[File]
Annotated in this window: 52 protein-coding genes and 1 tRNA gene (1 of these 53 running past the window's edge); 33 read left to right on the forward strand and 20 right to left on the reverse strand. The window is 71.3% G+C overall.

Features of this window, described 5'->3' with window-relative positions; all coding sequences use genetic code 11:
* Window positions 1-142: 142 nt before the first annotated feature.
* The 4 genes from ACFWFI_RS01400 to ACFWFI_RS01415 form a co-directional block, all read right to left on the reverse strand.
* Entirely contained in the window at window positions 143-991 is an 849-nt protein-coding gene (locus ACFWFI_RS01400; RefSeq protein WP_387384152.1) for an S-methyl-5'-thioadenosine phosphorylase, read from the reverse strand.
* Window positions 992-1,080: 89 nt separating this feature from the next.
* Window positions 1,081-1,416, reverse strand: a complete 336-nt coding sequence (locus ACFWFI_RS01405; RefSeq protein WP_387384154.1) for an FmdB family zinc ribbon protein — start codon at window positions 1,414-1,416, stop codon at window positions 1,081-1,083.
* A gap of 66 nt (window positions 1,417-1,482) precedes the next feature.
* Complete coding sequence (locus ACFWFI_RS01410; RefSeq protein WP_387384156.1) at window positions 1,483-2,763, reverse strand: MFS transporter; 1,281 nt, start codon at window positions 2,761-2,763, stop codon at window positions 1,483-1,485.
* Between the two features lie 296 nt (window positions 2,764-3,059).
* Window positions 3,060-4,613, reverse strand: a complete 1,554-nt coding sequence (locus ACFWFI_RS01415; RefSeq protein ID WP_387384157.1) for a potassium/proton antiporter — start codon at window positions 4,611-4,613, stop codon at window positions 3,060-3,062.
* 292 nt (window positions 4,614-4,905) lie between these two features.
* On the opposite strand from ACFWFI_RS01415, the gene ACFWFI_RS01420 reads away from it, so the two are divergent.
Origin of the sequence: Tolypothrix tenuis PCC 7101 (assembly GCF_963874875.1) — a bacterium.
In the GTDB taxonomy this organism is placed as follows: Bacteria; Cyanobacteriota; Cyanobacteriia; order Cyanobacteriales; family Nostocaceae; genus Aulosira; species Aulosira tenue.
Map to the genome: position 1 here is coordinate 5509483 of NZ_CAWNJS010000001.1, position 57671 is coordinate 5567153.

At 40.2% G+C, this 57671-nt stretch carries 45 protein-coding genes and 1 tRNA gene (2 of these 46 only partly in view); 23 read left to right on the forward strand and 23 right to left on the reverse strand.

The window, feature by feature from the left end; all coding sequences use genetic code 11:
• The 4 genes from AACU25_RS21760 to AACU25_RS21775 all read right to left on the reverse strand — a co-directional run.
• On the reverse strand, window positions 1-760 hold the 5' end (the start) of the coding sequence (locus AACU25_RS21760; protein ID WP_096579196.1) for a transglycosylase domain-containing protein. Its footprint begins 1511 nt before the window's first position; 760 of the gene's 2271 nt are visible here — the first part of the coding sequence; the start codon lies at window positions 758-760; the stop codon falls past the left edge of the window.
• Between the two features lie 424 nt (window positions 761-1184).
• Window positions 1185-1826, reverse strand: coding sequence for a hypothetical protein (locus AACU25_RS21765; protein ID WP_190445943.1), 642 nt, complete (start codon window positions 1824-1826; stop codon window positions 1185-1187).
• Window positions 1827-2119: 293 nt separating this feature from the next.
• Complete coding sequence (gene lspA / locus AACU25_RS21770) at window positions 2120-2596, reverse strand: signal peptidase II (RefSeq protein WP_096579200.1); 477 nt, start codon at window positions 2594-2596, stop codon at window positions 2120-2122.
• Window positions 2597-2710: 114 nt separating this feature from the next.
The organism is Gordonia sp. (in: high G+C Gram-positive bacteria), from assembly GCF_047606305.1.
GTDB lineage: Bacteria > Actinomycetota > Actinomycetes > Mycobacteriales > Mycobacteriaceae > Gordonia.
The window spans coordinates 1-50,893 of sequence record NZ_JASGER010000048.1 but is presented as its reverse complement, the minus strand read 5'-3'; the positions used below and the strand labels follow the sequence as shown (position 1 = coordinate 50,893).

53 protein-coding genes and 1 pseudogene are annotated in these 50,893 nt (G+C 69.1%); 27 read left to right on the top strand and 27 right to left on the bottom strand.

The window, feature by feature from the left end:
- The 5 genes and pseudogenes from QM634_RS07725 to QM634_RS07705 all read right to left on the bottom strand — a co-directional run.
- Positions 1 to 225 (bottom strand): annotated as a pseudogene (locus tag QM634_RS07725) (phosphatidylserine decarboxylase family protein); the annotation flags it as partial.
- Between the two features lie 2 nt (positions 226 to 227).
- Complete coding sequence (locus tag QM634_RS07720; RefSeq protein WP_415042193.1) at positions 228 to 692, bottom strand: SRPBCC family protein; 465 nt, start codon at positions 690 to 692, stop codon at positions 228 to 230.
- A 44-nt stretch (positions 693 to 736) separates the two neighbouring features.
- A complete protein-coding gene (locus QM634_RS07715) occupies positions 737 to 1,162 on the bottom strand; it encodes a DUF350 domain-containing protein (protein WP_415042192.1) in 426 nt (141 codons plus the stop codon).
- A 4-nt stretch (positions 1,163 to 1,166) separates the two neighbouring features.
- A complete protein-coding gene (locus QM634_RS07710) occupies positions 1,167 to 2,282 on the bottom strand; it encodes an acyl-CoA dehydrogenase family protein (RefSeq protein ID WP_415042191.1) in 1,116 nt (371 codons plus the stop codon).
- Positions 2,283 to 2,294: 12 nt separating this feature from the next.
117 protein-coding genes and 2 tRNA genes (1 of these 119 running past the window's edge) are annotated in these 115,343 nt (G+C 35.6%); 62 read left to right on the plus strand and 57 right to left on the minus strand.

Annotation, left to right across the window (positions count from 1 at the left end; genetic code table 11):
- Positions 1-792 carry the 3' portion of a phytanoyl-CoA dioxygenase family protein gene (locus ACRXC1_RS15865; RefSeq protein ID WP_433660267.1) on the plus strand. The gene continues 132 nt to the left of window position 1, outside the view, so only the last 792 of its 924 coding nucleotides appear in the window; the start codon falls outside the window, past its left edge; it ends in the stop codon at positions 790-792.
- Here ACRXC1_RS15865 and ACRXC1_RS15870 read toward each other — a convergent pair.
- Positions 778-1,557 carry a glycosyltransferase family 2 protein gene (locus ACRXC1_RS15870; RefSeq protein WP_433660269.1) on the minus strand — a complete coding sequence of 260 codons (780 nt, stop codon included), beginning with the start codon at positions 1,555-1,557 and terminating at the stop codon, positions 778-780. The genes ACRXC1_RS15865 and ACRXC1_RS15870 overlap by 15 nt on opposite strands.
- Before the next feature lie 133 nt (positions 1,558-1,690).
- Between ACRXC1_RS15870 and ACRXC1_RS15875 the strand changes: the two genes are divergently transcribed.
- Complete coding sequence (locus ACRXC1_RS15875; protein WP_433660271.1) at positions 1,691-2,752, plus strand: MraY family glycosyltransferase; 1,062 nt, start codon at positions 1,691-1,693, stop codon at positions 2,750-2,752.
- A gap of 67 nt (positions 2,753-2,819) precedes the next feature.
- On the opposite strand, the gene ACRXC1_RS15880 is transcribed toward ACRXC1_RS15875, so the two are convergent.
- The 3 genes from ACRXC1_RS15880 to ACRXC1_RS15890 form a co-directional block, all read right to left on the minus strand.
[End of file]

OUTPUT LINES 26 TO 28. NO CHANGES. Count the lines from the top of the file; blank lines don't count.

The organism is Gordonia sp. (in: high G+C Gram-positive bacteria), from assembly GCF_047606305.1.
GTDB lineage: Bacteria > Actinomycetota > Actinomycetes > Mycobacteriales > Mycobacteriaceae > Gordonia.
The window spans coordinates 1-50,893 of sequence record NZ_JASGER010000048.1 but is presented as its reverse complement, the minus strand read 5'-3'; the positions used below and the strand labels follow the sequence as shown (position 1 = coordinate 50,893).